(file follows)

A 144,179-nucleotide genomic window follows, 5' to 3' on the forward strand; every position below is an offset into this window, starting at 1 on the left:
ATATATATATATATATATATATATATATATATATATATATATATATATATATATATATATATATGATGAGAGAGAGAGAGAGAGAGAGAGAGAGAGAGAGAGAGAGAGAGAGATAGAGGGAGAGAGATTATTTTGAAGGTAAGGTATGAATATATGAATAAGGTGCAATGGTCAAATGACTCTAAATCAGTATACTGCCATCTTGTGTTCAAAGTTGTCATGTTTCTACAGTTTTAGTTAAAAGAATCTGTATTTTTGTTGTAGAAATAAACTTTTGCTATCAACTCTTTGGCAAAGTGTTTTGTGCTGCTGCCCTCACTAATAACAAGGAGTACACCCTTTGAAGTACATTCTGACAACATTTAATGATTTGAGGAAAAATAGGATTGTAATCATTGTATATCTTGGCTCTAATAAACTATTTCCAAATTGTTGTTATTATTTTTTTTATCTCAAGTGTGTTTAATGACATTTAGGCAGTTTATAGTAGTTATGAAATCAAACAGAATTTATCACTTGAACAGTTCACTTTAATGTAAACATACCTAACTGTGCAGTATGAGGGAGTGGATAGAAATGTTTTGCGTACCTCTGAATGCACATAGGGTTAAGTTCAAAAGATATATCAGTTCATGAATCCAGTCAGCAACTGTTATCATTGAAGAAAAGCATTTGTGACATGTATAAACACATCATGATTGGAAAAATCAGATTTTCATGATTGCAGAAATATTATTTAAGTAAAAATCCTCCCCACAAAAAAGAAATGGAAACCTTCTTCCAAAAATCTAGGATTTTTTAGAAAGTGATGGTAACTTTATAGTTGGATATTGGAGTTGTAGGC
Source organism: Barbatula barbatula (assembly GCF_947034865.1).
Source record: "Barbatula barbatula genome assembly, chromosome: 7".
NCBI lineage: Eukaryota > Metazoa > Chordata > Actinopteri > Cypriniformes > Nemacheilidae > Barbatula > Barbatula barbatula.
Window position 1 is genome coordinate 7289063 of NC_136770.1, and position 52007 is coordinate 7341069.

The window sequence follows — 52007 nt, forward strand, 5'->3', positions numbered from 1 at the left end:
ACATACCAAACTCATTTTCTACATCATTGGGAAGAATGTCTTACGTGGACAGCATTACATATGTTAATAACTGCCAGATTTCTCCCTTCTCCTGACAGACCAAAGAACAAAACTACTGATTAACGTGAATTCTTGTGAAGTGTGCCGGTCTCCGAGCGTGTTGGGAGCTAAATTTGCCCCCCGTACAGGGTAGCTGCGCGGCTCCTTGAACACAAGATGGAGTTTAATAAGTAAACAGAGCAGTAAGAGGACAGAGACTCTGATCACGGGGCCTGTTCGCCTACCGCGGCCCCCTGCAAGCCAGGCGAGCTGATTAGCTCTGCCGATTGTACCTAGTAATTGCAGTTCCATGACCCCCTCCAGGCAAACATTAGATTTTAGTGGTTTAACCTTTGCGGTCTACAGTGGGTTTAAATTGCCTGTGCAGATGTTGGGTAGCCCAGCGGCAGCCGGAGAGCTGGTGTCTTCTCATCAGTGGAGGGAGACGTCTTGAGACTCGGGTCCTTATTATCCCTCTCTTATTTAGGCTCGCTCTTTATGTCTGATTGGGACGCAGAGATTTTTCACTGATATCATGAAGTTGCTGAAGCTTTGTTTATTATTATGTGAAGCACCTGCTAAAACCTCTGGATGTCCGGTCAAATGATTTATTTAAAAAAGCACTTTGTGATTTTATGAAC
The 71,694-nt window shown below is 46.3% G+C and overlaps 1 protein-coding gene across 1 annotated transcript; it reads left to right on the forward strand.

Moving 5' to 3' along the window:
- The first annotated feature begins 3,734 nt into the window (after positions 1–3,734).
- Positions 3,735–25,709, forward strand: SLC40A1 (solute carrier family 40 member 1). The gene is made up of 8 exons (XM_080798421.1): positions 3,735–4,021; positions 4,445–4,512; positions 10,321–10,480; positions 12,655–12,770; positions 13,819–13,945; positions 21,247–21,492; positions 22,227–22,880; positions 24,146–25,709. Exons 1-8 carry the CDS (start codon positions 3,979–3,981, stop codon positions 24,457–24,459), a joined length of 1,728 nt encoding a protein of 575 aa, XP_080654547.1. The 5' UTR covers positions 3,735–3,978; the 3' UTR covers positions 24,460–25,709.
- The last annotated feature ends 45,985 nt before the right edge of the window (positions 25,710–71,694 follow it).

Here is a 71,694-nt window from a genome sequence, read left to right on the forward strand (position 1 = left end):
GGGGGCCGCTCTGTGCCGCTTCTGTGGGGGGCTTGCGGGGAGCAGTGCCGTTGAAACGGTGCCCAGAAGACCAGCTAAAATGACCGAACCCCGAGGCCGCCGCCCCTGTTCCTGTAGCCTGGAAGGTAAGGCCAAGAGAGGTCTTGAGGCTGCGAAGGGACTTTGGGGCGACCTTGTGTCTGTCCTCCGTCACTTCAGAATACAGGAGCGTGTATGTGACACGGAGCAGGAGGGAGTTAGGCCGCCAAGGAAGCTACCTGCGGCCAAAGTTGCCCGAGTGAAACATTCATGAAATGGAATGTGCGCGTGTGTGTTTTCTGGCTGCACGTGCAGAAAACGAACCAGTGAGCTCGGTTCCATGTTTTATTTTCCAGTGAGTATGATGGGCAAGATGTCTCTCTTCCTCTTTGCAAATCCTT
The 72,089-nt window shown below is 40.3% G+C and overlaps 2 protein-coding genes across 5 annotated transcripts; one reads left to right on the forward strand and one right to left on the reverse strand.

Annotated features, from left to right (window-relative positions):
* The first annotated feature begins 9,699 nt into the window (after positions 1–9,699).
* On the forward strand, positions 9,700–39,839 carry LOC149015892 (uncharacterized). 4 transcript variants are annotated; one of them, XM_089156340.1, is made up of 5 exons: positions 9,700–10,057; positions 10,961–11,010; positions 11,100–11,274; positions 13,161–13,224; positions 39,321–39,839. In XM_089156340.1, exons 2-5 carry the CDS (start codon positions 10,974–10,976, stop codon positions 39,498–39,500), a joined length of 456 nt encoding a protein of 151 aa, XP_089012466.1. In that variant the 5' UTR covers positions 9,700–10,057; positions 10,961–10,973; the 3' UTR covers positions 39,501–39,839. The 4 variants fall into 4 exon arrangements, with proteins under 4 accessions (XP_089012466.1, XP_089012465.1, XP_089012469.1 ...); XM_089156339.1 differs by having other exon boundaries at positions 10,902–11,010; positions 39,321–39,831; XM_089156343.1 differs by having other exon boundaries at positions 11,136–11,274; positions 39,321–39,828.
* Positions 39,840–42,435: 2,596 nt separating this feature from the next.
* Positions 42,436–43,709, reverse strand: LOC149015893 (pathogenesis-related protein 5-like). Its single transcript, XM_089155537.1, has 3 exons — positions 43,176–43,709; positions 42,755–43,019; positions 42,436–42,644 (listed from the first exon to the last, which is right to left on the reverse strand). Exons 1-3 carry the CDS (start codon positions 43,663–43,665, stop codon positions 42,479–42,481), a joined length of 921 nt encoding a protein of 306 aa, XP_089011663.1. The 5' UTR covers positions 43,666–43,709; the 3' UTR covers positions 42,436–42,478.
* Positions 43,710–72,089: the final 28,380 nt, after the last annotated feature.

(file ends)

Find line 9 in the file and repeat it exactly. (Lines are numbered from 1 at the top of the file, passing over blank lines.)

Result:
The 71,694-nt window shown below is 46.3% G+C and overlaps 1 protein-coding gene across 1 annotated transcript; it reads left to right on the forward strand.